So why should you apply to Edinburgh?
It would be very difficult to find a medical student at Edinburgh who wishes they had gone anywhere else. If the beautiful city isn’t enough for you, the high standards of research and teaching as well as a huge range of extracurricular activities to get involved in have consistently placed Edinburgh Medical School high in the league tables.
Please explore our website to find out what it might be like to be part of the Royal Medical Society at Edinburgh and read some tips and comments about applying to medical school from RMS council members below! If you still feel unsure about whether to apply to Edinburgh, you can email your questions to firstname.lastname@example.org with the subject ‘Prospective Student Questions’ and we will do our best to help! Please bear in mind, however, that we cannot help with specific questions about individual applications and the application process; the Medical School Admissions Team will assist with queries.
Hints and Tips
Jason, 3rd year, Northern Ireland
- Draw as many experiences from your volunteering as you can: it will help you in your application!
- If you know of people from your school who have gone on to do medicine before you, ask them how they found it and what they think of the city.
- Come along to our open day for the chance to see the medical school for yourself – representatives from the RMS will be there to chat to you.
Chris, 4th year, England
- Edinburgh’s a fantastic city! There’s lots going on, but it isn’t at all scary and is very picturesque.
- The course is well considered, with a nice mix of problem-based learning, traditional teaching (lectures and tutorials) and anatomy taught by prosection.
- The 6 year programme, with an intercalated degree, will make you more employable in the future, and give you useful research and other transferable skills. There’s a wide range of courses to choose from, so you will definitely find something you enjoy.
- Definitely visit the universities you are applying to. You will be spending the next 5/6 years of your life there, so you have to ensure you like the place you will soon call home! It really helps to come on open days, so you can speak to current students about their experiences.
Mat, 2nd year (postgraduate), Republic of Ireland
- Edinburgh is a great university as a postgrad. It has a fantastic reputation and is at the cutting edge of research.
- Interviews for postgrads are sensible discussions about why you want to do medicine, your motivations and understanding of the career as well as a test of your communication skills.
- There is really useful early clinical exposure (such as ‘Introduction to Clinical Practice’ in 2nd year where you learn examinations/history taking).
- Anatomy is taught by prosection. You don’t waste loads of time dissecting, cutting the wrong things and only seeing one of each organ. You get to see many versions of the same thing expertly dissected allowing you to really appreciate the anatomy. Dissection seems fun and exciting, but as someone who has experience of both, prosection is a much better way to learn!
Emma, 2nd year, England
- Start early with looking at different unis and try and figure out which course is right for you.
- It’s wise to apply to universities that highly value the better aspects of your application e.g. UKCAT, extra-curriculars, etc. to give yourself the best possible chance.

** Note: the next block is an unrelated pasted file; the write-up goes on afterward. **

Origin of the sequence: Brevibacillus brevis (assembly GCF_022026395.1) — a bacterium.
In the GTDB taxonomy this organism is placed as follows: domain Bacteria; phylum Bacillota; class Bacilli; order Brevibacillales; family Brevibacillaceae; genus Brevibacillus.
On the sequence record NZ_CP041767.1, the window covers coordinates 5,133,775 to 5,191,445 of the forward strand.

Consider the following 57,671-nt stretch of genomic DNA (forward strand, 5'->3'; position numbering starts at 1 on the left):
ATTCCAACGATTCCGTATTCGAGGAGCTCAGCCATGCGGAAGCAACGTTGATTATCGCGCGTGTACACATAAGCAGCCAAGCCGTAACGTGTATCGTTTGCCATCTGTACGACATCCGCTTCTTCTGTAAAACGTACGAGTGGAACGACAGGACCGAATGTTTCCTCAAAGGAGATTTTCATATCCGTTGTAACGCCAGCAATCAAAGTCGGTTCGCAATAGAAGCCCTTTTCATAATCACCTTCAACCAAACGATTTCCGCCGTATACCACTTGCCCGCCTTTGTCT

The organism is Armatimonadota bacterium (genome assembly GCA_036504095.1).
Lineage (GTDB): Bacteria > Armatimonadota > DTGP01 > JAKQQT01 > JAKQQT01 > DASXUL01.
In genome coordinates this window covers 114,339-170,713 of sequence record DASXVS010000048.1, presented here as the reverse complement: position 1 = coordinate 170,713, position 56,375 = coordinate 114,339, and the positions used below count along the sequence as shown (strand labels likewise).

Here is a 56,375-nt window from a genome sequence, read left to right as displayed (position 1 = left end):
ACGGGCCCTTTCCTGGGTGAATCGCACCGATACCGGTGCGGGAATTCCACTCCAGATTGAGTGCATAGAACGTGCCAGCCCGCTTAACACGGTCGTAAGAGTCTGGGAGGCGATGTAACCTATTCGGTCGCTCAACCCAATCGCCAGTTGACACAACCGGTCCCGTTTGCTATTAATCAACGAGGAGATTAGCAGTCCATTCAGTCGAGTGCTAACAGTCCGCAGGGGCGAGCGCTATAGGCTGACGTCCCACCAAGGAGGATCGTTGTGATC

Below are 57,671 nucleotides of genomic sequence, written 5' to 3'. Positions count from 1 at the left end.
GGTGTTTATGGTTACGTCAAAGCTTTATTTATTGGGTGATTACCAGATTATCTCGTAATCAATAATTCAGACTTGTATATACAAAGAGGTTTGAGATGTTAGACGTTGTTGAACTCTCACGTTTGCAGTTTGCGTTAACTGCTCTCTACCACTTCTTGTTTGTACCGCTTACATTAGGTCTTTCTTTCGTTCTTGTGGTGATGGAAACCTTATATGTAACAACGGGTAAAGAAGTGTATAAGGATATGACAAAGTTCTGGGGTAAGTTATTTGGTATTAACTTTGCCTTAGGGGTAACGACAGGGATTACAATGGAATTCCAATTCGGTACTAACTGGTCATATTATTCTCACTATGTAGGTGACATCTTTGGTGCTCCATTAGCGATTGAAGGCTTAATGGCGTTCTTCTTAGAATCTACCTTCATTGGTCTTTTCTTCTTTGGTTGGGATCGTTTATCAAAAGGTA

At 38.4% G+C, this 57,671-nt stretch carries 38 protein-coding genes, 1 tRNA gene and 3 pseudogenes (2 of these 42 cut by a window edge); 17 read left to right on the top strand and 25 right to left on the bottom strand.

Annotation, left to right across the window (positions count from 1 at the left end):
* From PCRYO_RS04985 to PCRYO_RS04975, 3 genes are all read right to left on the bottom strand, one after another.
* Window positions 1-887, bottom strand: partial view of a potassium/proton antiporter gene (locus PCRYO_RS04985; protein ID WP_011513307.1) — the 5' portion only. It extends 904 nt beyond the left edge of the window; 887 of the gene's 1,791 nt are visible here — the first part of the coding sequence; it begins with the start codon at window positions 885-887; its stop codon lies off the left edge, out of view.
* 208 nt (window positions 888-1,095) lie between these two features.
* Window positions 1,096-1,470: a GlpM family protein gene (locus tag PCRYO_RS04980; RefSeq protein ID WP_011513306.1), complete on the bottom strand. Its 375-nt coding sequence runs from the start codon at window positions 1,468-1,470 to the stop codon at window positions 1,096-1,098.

- Make sure you go apply somewhere you can imagine yourself living in for 5/6 years, and where you think you will feel comfortable within the city.
Michael, 3rd year, England
- When applying, remember you will have to live in that place for a minimum of 6 years. Make sure you choose a city which you will enjoy living in. Edinburgh, as a capital city, is a buzzing and bustling city with many hidden gems and, of course, festivals!
- Be proactive during the application process. Give your personal statement to as many people as possible and get feedback (including an English teacher, as medics sometimes forget about grammar!)
- Read around the subject; if you get interviews at other universities, this will come across well.
- Make sure you have evidence of care in the long term as well as your work experience; this can come from volunteering, for example, in a nursing home, hospice or a school.
Douglas, 4th year, England
- Edinburgh is one of the top universities in the country to study Medicine for good reason!
- There are around 200 students in your year, making it easy to get to know everyone (opposed to other universities where there can be up to 500 in a year).
- Edinburgh is a beautiful city with a lot of history and an array of activities/sights to see and do.
- Ask your school about any previous students who have gone to study medicine at University to gain an insider’s perspective.
- Give your personal statement to everyone to get as much feedback as possible (also start it early).
- When carrying out work experience, think whether you could see yourself in the future working in this area.
- Buy the UKCAT book to help you do as well as you can.
- Try your best!
Alisha, 3rd Year, International Student
- Edinburgh has a great international student community. There are many societies for different countries, and also the international student centre is very active. At the same time students from the UK and other countries are all very welcoming!
- The best part of studying here is being able to experience the beauty and culture of Edinburgh! Also the medical school plays a huge role in this city’s history, which is exciting to be involved in.
- It is always useful to visit the city yourself, and talk to other students who have studied there, to really get a feel of the place.
- As an international student it is important to be aware of current news about the NHS and medicine in the UK for interviews. BBC health is a great website to use!
- Try to get some work experience in the UK as well to boost your application